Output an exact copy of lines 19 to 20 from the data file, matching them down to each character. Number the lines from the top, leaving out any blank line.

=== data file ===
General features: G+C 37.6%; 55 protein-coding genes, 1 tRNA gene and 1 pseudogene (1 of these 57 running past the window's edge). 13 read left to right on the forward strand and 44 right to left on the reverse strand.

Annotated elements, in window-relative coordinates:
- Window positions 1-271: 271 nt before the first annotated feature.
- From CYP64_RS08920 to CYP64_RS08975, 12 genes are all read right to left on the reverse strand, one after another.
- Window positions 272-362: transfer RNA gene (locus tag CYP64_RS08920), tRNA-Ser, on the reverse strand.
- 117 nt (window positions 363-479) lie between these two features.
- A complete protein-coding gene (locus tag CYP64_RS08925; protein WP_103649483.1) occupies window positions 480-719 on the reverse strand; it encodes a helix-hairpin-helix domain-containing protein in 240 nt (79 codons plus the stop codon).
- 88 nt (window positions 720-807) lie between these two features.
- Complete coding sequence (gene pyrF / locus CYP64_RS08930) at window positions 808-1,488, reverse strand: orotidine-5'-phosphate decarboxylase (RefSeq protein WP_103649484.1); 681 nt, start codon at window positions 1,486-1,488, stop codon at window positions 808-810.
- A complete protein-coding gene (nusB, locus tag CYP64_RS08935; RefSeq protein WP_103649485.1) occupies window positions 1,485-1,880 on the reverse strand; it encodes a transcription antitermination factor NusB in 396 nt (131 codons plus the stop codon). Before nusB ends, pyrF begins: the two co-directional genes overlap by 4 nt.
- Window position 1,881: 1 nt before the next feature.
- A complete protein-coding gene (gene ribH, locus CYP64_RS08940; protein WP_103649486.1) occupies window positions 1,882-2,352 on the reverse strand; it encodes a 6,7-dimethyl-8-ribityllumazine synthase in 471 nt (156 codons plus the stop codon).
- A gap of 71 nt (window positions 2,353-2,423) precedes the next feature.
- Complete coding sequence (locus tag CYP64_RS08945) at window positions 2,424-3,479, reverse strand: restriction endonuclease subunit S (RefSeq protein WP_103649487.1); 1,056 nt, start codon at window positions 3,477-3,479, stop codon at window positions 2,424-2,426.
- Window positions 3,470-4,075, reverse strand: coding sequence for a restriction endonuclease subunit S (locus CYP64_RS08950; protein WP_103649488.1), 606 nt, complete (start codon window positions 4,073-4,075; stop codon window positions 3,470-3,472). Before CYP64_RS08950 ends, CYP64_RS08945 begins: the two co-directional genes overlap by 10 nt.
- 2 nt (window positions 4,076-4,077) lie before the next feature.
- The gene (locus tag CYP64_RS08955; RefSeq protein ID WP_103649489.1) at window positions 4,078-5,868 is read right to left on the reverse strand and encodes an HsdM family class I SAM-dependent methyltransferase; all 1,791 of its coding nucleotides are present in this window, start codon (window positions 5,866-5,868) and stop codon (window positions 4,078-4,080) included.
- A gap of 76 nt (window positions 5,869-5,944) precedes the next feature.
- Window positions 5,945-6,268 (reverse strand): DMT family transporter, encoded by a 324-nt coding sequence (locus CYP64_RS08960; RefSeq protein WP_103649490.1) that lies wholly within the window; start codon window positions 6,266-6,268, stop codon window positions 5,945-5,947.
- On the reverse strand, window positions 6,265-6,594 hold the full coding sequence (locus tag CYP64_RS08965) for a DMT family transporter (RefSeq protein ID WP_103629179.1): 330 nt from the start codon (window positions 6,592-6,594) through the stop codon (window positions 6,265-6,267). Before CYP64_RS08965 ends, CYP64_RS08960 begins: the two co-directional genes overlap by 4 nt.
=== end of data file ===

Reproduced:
- Window positions 5,945-6,268 (reverse strand): DMT family transporter, encoded by a 324-nt coding sequence (locus CYP64_RS08960; RefSeq protein WP_103649490.1) that lies wholly within the window; start codon window positions 6,266-6,268, stop codon window positions 5,945-5,947.
- On the reverse strand, window positions 6,265-6,594 hold the full coding sequence (locus tag CYP64_RS08965) for a DMT family transporter (RefSeq protein ID WP_103629179.1): 330 nt from the start codon (window positions 6,592-6,594) through the stop codon (window positions 6,265-6,267). Before CYP64_RS08965 ends, CYP64_RS08960 begins: the two co-directional genes overlap by 4 nt.